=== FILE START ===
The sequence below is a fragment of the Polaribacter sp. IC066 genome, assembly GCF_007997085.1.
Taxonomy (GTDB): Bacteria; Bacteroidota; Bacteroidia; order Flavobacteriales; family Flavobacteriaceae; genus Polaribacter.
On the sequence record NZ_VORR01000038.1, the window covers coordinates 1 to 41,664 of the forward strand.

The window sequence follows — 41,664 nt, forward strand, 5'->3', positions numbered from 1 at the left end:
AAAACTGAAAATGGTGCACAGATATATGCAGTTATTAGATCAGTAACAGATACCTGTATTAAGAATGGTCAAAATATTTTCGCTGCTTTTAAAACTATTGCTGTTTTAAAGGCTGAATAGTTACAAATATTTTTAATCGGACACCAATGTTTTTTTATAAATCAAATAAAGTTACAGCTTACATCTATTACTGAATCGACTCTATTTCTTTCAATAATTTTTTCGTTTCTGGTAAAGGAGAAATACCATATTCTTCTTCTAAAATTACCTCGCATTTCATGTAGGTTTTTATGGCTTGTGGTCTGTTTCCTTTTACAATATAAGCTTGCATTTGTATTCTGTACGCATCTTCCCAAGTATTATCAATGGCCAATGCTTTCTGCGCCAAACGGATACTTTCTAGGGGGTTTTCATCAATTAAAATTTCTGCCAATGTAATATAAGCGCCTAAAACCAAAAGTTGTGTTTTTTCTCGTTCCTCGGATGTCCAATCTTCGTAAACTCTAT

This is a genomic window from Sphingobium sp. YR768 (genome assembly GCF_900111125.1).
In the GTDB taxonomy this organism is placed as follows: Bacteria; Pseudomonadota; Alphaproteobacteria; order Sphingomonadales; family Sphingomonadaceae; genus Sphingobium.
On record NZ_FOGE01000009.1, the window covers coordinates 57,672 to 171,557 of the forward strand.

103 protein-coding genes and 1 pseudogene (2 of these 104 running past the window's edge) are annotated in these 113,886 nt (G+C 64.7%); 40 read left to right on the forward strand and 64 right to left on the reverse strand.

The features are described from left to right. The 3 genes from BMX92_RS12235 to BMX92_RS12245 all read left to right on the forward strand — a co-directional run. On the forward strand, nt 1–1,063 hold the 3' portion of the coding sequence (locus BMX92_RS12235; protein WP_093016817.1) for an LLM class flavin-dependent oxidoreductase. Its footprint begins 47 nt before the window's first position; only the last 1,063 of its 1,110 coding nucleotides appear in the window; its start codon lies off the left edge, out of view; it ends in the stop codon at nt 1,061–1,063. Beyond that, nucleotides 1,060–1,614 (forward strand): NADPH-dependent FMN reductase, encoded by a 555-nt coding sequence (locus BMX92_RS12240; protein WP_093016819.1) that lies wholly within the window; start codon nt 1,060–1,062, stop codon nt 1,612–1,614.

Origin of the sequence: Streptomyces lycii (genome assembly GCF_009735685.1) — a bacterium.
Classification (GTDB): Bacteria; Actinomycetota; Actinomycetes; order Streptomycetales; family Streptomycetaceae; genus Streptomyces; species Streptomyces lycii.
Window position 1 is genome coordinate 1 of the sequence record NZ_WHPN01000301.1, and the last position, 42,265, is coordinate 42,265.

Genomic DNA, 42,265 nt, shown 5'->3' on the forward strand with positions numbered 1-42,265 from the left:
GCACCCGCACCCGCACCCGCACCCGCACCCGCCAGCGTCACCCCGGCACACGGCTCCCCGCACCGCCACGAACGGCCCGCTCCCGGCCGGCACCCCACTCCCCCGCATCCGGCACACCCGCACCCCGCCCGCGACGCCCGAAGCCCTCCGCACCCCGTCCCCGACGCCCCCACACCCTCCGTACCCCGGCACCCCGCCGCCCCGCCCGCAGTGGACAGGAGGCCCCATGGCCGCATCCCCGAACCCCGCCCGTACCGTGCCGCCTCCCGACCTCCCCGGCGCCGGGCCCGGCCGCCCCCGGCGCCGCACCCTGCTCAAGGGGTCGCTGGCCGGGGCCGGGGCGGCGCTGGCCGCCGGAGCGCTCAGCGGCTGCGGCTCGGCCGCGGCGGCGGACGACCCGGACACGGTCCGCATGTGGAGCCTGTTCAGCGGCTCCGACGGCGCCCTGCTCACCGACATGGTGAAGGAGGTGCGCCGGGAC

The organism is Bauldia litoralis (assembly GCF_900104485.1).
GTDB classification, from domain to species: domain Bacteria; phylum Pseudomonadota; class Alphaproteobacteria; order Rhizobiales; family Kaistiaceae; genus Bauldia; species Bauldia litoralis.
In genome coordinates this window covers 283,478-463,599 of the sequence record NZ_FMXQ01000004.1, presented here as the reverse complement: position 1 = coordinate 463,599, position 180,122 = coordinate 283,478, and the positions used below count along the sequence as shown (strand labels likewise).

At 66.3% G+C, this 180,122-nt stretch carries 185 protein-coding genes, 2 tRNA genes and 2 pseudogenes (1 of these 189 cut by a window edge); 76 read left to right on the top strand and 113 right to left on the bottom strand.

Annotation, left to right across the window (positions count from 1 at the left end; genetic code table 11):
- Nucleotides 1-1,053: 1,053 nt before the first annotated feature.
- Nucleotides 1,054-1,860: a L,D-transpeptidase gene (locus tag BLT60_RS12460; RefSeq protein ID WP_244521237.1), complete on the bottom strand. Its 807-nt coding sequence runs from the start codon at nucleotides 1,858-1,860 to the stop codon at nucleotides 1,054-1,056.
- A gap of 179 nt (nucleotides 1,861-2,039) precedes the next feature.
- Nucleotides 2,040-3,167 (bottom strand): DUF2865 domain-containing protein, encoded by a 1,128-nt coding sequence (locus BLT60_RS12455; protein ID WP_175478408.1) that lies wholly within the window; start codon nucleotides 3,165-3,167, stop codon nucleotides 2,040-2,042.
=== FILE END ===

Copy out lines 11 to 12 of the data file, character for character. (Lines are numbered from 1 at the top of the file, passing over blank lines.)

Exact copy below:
Origin of the sequence: Streptomyces lycii (genome assembly GCF_009735685.1) — a bacterium.
Classification (GTDB): Bacteria; Actinomycetota; Actinomycetes; order Streptomycetales; family Streptomycetaceae; genus Streptomyces; species Streptomyces lycii.